4. Structure a plan for new customers 

This is for corporations merging with smaller sole proprietorships that already have a customer base. You will be meeting the customers of your acquired business, and you need to draft out a plan to face these new human assets. Some of them might be opposed to the new idea and might want to opt-out. You need a strong, convincing power to keep them.

You need to assure them that the change in leadership and merger will in no way impede on their normal privileges enjoyed with the former company. You need to create a perfect plan to introduce yourself, your team, and any new policies to your new customers in a way that will alleviate their fears. 

5. Don’t forget due diligence

When two companies merge, assets and liabilities are inherited in an acquisition but shared in a merger. Whichever the case, conduct due diligence on the company you intend to merge with to determine its assets and liabilities. The process also involves determining the financial value or net worth of the potential merger so you can determine how the assets are to be shared. 

If you were to realize that you inherited more in liabilities than anticipated after the merger, you would have to bear the financial burden — reversing a merger is nearly impossible and most likely not worth the effort. Never leave due diligence to trust — it’s simply not good business. Whether it’s a small business merging with a large corporation or vice versa, due diligence is imperative to understand the nature of the new deal.

6. Deliberate on branding 

Pay attention here — this is very important! Each company comes to the table with an image and a brand. There’s always a reputation at stake here. One is at the risk of fading away, so it requires proper deliberation on how to incorporate two brand identities so that no one loses their reputation in the wake of the merger. You have to remember that a merger consumes years of commitment and hard work.

At the deliberation table, both brands can decide on how to reshape their identities to create a new brand image, decide on using one of the company’s brand identity, or fusing both brand images to form a new one.  Branding is everything when it comes to businesses, but struggling to maintain it in the aftermath of a merger sometimes might not be worth the trouble. If the new company stands to benefit from a new image, then each company should make amends for a greater good, this, of course, should be decided before the merger.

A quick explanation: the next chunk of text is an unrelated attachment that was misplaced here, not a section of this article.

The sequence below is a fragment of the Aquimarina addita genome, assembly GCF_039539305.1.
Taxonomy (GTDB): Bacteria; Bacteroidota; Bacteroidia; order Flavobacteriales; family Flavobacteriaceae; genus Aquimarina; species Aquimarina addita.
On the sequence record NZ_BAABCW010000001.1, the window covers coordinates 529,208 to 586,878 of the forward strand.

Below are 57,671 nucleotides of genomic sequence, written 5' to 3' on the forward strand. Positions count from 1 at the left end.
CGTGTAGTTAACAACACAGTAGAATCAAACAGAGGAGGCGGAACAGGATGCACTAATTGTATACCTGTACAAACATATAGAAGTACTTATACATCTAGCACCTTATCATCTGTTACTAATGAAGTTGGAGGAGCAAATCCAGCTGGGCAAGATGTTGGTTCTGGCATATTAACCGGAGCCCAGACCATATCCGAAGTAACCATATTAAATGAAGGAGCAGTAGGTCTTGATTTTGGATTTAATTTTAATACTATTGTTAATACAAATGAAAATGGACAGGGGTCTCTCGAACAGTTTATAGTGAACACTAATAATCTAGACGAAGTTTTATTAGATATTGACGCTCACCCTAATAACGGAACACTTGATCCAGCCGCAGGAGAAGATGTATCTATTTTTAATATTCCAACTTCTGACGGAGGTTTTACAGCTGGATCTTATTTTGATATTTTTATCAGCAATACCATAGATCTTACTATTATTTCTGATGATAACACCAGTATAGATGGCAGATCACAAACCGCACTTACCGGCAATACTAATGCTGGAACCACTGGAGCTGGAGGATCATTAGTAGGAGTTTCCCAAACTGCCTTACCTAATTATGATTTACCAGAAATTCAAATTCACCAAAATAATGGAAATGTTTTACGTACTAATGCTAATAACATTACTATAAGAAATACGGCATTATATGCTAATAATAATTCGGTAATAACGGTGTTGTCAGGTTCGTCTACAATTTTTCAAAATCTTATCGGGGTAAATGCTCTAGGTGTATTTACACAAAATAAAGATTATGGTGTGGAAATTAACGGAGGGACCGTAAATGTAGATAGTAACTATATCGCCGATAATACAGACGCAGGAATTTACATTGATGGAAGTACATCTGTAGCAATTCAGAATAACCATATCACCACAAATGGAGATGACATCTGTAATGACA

7. Maintain integrity and transparency throughout the process 

While merging businesses, it’s essential that both parties are transparent throughout the process to avoid serious challenges in the post-merger business. If there are any company secrets, now is the time to come clean and inform the other party. Don’t try to bury ugly situations or conceal liabilities that due diligence may or may not discover with the hope that things will be fine in the long run. 

Be transparent and let integrity be your guide through the process of a merger or acquisition. 

Don’t also fail to inform staff of the transition because that’s the last thing you want to be surprising them with. Instead, inform all relevant stakeholders and investors of the new plan and show them everything. If you hide some information away from your internal staff and the potential merger, you set the tone for some trouble when that information is discovered in the long run. 


When merging companies, your head may be spinning, and it’s easy to forget some necessary factors that demand attention. A well-thought-out checklist will help you attend to each item to ensure nothing is missed. Whether it’s checking the compatibility of your new partner or deciding how to rebrand, each factor is important and should be checked off before signing on the dotted line.